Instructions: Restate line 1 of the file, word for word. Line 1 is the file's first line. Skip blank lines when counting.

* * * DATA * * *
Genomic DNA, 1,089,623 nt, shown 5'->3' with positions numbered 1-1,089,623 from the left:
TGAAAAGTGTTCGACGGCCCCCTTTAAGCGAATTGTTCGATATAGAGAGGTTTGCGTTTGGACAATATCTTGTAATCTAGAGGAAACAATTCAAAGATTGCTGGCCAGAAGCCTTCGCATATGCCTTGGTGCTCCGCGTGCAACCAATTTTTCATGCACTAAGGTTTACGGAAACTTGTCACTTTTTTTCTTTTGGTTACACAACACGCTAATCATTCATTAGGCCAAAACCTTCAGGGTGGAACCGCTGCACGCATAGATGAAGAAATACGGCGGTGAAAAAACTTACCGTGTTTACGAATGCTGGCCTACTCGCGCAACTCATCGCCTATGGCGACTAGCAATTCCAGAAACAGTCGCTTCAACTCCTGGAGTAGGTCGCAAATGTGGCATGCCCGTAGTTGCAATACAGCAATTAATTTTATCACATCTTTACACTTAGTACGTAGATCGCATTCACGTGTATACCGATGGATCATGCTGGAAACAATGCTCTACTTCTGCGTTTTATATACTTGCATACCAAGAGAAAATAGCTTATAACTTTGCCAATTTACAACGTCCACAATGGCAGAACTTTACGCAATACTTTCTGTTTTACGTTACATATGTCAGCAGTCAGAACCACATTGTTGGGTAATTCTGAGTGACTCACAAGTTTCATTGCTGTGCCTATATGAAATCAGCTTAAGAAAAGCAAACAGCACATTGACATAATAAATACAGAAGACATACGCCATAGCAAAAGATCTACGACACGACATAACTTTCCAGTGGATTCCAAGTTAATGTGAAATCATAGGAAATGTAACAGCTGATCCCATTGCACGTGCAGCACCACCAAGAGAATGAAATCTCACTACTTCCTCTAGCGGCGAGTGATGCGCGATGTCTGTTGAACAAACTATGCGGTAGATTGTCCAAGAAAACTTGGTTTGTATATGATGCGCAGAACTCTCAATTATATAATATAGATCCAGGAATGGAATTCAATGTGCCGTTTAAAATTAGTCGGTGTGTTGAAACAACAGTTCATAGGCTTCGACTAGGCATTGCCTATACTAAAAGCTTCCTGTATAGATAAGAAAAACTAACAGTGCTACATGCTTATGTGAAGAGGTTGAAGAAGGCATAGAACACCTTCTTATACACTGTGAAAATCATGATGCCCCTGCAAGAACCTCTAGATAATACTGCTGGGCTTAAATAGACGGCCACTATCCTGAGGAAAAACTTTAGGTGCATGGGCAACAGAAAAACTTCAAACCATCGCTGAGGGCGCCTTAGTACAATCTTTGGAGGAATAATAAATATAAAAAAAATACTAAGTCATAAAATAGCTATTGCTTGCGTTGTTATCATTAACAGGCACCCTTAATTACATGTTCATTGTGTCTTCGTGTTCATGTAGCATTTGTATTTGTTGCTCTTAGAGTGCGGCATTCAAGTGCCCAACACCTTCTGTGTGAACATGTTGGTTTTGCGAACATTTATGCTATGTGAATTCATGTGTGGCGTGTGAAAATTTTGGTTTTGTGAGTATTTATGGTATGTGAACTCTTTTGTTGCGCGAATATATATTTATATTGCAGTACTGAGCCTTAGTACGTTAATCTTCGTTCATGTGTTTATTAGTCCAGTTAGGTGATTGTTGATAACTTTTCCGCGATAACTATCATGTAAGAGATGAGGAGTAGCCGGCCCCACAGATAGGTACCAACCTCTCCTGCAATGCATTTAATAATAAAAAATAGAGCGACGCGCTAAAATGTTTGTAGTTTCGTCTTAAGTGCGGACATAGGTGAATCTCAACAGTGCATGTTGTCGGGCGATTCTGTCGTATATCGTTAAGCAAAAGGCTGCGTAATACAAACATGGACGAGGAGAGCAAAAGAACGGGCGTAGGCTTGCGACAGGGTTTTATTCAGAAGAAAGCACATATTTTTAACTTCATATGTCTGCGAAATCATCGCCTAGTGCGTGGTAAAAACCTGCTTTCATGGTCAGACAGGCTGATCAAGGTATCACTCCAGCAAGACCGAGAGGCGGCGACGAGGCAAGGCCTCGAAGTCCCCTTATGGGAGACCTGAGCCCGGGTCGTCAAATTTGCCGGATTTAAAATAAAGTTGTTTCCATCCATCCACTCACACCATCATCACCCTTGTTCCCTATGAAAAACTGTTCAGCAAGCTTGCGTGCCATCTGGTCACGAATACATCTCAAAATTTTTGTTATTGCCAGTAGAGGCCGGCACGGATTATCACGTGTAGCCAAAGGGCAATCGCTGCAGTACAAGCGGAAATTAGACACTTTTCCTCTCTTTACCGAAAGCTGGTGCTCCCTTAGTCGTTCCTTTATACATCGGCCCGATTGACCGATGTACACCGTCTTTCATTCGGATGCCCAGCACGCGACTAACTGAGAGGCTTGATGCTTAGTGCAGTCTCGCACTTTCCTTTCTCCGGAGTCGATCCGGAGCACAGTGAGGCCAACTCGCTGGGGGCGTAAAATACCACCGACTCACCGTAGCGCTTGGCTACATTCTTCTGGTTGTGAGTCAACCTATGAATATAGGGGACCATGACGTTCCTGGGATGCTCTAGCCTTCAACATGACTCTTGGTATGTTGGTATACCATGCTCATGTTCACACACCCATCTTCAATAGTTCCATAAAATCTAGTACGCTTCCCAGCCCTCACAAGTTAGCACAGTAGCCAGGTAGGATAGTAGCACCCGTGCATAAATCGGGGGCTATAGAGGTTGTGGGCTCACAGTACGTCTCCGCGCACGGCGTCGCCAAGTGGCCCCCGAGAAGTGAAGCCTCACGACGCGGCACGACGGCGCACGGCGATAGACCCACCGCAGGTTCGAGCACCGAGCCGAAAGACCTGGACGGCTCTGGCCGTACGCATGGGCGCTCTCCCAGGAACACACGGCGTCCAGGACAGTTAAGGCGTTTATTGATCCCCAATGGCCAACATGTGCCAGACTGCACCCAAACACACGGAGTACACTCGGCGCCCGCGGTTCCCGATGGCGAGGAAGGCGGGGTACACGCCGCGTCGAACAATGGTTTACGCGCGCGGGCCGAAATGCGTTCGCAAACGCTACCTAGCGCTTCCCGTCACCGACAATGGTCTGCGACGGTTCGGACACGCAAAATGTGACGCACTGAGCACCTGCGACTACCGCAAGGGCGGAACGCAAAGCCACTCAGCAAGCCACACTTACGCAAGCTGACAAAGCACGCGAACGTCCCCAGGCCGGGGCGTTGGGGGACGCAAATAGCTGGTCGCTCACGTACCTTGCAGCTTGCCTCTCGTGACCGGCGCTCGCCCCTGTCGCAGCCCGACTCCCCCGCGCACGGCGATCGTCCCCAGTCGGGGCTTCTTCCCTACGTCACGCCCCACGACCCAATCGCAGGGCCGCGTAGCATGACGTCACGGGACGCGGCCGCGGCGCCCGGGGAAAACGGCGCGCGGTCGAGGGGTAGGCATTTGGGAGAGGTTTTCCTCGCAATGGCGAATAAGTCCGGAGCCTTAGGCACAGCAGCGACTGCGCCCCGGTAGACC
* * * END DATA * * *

Genomic DNA, 1,089,623 nt, shown 5'->3' with positions numbered 1-1,089,623 from the left: